Lumpkin's attorney, James Struck of the Virginia-based right-wing Rutherford Institute, said of the High Court's refusal to take up his appeal that the justices had lost "a golden opportunity to tell people of faith that their rights are still protected. It seems the free exercise [of religion] clause is the forgotten part of the Constitution."
In the other Supreme Court case, veteran political activists and openly gay couple Paul Johnson and Kevin Wadworth Johnson had been elected to the Republican Central Committee of El Dorado County, California as part of general elections held at public expense in 1992 and 1994. In 1993, they were sworn in by the Registrar of Voters, a public official, with the same oath of allegiance to the state and federal constitutions which public officials make. In what the couple claim is a violation of its own by-laws, the Committee held a secret meeting without notifying them or allowing them to respond, ousted them, and appointed two replacements in the absence of both the elected officials empowered to fill empty slots. The Committee then would not allow them to be sworn in in 1995, despite their having been re-elected.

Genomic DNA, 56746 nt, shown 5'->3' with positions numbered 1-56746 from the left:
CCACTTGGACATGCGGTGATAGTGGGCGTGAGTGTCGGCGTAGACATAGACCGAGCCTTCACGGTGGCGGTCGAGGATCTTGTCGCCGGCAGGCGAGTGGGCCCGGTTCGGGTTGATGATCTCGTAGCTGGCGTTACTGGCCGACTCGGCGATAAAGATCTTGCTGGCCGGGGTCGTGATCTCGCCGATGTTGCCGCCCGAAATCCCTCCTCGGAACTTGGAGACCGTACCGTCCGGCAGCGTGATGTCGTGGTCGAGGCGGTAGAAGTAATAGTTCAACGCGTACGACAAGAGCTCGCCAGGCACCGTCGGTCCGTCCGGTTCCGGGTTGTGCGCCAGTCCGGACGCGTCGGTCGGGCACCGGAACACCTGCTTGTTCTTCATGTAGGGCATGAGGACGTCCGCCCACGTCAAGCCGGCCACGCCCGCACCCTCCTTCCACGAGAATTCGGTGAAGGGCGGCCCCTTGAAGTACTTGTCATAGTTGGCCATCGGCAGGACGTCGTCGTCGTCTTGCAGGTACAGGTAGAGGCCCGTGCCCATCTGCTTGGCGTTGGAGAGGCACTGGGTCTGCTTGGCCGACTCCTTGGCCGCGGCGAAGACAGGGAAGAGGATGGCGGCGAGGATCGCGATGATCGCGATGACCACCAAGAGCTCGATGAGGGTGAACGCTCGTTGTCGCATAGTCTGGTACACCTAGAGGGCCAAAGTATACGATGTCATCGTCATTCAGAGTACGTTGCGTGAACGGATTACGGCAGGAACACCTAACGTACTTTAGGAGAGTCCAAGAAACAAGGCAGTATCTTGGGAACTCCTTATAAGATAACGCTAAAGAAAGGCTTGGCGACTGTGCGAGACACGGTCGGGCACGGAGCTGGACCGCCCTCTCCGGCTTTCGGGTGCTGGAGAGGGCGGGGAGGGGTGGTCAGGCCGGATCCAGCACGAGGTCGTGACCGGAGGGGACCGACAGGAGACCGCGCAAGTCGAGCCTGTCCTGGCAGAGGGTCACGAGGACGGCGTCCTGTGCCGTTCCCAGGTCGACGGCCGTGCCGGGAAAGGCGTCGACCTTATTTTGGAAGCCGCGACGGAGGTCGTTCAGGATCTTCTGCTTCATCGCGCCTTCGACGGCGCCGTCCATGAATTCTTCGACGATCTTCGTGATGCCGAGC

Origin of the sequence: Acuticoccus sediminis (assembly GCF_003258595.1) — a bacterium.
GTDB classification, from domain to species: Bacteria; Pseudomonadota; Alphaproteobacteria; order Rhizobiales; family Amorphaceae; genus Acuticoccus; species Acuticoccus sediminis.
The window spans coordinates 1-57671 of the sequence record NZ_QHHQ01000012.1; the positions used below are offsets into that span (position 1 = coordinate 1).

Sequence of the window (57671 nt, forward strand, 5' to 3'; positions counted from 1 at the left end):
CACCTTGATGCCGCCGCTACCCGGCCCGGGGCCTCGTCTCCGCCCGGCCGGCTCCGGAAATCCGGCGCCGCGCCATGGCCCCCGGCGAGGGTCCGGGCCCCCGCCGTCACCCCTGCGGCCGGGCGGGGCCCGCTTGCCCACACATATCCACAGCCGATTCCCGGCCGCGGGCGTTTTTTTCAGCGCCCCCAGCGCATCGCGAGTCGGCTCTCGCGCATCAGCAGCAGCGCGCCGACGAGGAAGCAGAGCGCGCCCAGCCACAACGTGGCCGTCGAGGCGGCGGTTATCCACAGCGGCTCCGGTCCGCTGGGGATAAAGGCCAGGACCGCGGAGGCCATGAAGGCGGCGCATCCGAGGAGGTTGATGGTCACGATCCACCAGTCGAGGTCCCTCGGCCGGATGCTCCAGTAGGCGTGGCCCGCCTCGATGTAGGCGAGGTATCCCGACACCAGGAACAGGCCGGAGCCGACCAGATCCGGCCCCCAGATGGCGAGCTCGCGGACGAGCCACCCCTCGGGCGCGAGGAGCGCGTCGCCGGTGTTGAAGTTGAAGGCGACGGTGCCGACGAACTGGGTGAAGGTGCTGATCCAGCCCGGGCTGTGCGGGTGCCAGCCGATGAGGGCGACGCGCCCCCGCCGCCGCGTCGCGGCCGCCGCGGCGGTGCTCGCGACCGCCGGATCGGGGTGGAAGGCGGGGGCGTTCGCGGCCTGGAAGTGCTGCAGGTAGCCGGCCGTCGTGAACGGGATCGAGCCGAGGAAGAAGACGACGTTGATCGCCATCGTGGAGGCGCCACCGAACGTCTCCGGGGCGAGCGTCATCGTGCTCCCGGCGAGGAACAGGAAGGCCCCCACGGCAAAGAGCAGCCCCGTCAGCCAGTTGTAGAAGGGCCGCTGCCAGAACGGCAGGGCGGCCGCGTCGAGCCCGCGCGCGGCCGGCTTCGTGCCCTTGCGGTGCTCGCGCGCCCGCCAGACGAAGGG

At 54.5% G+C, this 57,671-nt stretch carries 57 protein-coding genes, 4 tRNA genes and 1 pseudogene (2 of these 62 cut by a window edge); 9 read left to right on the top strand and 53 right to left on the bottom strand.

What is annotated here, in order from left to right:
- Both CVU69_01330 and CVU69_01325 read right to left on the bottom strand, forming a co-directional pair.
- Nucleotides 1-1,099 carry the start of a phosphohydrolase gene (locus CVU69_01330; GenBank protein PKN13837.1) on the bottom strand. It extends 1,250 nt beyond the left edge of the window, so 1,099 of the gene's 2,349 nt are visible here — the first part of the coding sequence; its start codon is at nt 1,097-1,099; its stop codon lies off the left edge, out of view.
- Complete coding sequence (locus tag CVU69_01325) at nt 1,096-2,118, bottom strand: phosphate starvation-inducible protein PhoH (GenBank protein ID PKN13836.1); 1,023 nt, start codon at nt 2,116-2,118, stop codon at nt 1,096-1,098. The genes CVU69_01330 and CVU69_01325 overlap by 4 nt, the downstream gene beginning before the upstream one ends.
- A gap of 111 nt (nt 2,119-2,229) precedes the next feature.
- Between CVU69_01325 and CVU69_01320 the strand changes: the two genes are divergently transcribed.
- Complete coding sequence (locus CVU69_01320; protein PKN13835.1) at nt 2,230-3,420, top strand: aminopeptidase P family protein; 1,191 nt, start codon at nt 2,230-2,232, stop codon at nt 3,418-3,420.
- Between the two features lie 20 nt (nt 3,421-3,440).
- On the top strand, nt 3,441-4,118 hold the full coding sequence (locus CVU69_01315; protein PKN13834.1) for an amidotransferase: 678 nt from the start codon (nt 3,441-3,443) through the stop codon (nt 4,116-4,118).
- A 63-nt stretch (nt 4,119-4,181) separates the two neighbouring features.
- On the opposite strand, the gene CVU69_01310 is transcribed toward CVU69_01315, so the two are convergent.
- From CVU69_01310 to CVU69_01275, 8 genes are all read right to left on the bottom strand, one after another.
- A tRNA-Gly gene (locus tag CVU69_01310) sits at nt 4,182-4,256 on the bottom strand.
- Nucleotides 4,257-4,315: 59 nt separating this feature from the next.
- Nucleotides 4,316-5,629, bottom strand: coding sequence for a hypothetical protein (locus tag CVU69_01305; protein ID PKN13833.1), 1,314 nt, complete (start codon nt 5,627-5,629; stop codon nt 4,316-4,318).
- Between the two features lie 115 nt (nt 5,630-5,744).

The Committee's stated reason for removing them was that they had violated a rule against members supporting political opponents when they rented their ranch out for a Democratic Party fund-raiser - but two other Committee members retain their seats despite one having repeatedly rented out sites for Democratic fund-raisers and the other having had a letter published in a newspaper which openly endorsed a Democratic candidate while criticizing a Republican one.
Remarks had been made both during and outside of Committee meetings about "getting rid of the faggots" and "we've got to get rid of those queers," leading the Johnsons to believe that their unfair treatment was specifically based on their sexual orientation. Some of those remarks came from then-California state Assemblymember David Knowles, which formed part of the basis for the Johnsons' claim that their civil rights had been violated. A further element of their case, in which they were joined by three area voters, was that the votes of those citizens who had duly elected them had been thrown out, another civil rights violation.